VERO BEACH, Fla. — They never spoke to each other, but Ed Vande Berg knew Steve Howe.
"I played against him in Alaska," Vande Berg said. "It blew me away, what happened to him. He seemed like an All-American kid."
All-American kids, it seems, are scarce these days. So are left-handed relievers with the supreme arrogance and frightening fastball of Howe.
"How many left-handed pitchers are save men?" Vande Berg said. "There are not many Steve Howes."
Like Howe once was, Vande Berg is a left-handed reliever, but that's where the comparison ends. Vande Berg has neither Howe's verve nor velocity, nor his drug problem.
The only thing Vande Berg needs to rehabilitate is his slider, which hasn't been the same since he was voted the American League's top rookie pitcher in 1982.
"It seemed like my rookie year, my slider broke three feet, it was really dropping down," Vande Berg said. "People were swinging at it and it was in the dirt.
"But the last couple of years, it seemed to break about six inches. I don't know why. People told me I was opening up too soon, I was flying out, I wasn't getting on top. I threw a few times in Arizona over the winter, and it's starting to shape up."
If it does, then Vande Berg may find it a lot easier to shed a reputation from Seattle, that of a pitcher lacking toughness. Dodger Vice President Al Campanis said he already has instructed Manager Tom Lasorda to give Vande Berg another rendition of the speech he delivered to Orel Hershiser two years ago.
"We'll make a bulldog out of him," Campanis said.
Vande Berg offers no objections to the Dodgers' proposed mind games.
"This is the opportunity I've been waiting for, to pitch for a winning club with a winning tradition," he said. "I'm excited--I haven't been able to sleep since I got here.
"I think the winning rubs off. . . . I hope it does."
When Edward Gerald Vande Berg got out of the service after World War II and returned to Wisconsin, he took a look around the family farm, where he was raised with eight brothers and a sister, and decided it was time for him and his wife to move on, leaving their Dutch friends and relatives behind.
"He just said, 'I'm going to move to California and start a new life,' " said his son.
And when that son, Edward John Vande Berg, became a 13th-round draft choice of the Seattle Mariners in 1980, the pitcher took his $1,000 signing bonus, blew much of it on a new set of tires for his car, and headed with his wife, Carri, for the Mariners' Rookie League team in Bellingham, Wash., to embark on a new life of their own.
A short time later, they wrecked the car. But Vande Berg hasn't always been one for promising beginnings. He didn't even make the cut for his freshman team at Redlands (Calif.) High School, played first base the next two years but lost his job as a senior when they found someone bigger to play the position.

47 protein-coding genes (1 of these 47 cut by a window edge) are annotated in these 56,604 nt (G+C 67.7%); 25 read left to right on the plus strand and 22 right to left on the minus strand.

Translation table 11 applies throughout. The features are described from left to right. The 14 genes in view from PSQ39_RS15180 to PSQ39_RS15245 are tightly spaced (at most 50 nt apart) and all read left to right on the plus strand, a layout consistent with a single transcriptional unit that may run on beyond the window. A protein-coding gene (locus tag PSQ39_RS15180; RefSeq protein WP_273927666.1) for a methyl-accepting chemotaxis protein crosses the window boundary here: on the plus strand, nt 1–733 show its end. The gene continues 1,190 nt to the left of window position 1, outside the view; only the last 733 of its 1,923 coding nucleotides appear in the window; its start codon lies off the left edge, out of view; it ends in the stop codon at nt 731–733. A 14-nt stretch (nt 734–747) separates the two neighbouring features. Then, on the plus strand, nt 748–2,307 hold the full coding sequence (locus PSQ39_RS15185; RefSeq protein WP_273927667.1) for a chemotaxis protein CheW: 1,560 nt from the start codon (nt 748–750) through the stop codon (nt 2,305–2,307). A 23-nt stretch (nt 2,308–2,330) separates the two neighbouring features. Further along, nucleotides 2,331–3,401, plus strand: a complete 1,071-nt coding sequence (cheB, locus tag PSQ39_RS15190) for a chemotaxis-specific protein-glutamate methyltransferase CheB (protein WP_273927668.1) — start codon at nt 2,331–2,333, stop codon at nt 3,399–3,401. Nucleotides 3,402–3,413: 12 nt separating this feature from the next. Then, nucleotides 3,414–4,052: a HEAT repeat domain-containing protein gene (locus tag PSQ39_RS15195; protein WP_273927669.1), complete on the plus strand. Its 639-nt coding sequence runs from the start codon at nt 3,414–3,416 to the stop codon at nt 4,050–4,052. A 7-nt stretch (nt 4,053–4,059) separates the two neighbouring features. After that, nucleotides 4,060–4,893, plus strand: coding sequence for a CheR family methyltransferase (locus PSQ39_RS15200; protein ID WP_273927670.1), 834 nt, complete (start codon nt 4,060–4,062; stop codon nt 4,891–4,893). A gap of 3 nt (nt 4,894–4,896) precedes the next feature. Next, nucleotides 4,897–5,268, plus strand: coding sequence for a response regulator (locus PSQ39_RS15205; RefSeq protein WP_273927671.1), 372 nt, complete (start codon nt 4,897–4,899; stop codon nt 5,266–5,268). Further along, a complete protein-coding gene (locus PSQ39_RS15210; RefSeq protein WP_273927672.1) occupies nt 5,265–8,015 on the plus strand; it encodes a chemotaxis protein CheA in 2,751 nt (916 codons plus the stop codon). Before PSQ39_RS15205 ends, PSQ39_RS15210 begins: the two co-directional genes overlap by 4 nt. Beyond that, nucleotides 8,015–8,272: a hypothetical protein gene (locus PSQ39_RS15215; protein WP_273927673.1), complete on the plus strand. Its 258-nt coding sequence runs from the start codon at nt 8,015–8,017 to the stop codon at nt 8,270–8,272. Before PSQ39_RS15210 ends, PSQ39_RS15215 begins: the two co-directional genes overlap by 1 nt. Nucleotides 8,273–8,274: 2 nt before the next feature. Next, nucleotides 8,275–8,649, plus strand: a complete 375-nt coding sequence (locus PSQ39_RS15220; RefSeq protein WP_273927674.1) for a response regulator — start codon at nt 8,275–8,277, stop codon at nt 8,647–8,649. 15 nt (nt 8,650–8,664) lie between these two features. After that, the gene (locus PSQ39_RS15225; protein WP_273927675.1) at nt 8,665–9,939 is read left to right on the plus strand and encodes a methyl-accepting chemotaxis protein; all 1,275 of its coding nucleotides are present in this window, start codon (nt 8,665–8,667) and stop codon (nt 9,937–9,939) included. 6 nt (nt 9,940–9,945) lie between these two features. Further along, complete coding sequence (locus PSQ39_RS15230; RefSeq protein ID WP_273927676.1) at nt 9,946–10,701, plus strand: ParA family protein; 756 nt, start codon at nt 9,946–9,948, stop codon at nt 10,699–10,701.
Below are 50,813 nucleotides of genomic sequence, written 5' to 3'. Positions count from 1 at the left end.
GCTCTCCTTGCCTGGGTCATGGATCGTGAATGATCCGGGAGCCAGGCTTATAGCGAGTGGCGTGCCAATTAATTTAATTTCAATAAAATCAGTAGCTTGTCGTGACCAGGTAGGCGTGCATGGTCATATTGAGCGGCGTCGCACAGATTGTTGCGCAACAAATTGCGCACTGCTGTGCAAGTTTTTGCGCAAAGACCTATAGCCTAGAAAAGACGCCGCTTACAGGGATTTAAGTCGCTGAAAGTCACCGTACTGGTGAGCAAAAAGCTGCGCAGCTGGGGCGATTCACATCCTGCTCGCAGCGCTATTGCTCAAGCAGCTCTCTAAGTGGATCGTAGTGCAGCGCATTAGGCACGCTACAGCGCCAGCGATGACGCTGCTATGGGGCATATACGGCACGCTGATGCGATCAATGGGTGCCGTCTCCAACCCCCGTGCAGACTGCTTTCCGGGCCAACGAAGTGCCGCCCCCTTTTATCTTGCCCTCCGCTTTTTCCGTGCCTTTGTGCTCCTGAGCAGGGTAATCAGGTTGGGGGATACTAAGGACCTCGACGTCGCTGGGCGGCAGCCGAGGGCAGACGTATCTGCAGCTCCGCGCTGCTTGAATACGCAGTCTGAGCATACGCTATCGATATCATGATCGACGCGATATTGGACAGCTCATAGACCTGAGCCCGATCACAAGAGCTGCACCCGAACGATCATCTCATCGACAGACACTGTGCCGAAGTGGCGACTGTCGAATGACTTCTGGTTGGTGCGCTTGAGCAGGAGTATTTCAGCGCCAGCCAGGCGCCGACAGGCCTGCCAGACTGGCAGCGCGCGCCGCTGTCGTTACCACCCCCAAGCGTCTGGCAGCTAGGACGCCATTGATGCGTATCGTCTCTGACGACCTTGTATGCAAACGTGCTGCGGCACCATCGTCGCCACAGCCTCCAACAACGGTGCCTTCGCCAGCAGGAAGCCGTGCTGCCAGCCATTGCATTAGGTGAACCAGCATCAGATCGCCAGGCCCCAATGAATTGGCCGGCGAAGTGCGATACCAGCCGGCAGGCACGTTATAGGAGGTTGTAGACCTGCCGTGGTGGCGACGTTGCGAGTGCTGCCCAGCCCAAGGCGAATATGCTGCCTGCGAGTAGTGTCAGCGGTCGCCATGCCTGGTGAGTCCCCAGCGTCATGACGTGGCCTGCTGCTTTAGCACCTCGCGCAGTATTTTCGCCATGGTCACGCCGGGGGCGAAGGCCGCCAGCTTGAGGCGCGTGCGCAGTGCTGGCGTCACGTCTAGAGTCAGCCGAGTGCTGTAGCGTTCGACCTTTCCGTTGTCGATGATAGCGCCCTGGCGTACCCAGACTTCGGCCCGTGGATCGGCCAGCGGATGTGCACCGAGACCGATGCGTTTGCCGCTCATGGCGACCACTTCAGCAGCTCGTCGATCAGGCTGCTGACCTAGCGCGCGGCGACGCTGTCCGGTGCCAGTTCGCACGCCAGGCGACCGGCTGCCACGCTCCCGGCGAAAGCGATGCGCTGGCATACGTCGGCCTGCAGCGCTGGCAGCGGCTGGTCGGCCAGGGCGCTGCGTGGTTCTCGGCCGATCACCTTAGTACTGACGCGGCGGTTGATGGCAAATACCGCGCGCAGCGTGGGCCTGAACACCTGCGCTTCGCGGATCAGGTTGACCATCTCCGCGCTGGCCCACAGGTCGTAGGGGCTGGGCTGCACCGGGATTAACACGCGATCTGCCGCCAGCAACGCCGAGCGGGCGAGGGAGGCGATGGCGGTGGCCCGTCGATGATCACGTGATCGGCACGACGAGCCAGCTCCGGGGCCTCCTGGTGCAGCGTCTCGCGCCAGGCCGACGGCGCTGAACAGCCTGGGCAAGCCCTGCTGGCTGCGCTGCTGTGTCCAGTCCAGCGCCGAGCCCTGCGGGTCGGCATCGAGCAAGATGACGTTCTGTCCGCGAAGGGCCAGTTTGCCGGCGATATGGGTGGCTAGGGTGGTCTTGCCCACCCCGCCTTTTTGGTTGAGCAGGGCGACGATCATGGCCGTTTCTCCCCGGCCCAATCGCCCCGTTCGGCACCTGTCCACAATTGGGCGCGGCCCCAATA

"I was a little guy, not very tall--about 5-6--and maybe 95 pounds when I went into high school," Vande Berg said. "I was a worm."
The worm turned--or at least grew. Vande Berg had always pitched, especially on the teams managed by his father, who coached from Little League through American Legion ball. But it wasn't until the coach at San Bernardino Valley College, Howard Ashlock, taught him how to throw a slider that anyone noticed Vande Berg might have a future in baseball.
"The slider was death on JC hitters," Vande Berg said with a laugh. "I was 18-1, pitching every other game. It was a perfect year. It's just too bad it didn't happen in the big leagues."
Leading the nation's junior colleges in wins is no ticket to the big leagues, but it did take Vande Berg to Arizona State, where he encountered problems with his arm (tendinitis) and his coach (Jim Brock).
"He (Brock) kept pushing me to come back too soon," Vande Berg said. "From what I've heard, not too many people who have gone there (ASU) have good things to say about him."
But while he struggled under Brock, he flourished summers playing in Alaska and in Italy, which he toured on a national amateur team coached by Ben Hines, now a Dodger hitting instructor. The U.S. team lost in the final to Cuba.
"We played the last game in Bologna," Hines recalled, "and when we came into the stadium, it was packed for batting practice, 20-to-25,000 people chanting "Ooz-a, Ooz-a.' I thought we had 'em.
"About a half-hour later, the Cubans arrived, and those same people started with, 'Cuba si, Yanqui no.' "
It was "Vande Berg, si" in Venezuela in 1982, when he helped pitch Caracas to the Caribbean Series title. "That's the closest I've come to a World Series," he said.
And that's what brought him, after just two seasons in the Mariners' system, to the big leagues, where he set a record for appearances by a rookie pitcher with 78, won nine games, did not give up a run in his final 17 appearances and held opposing batters to a .207 average.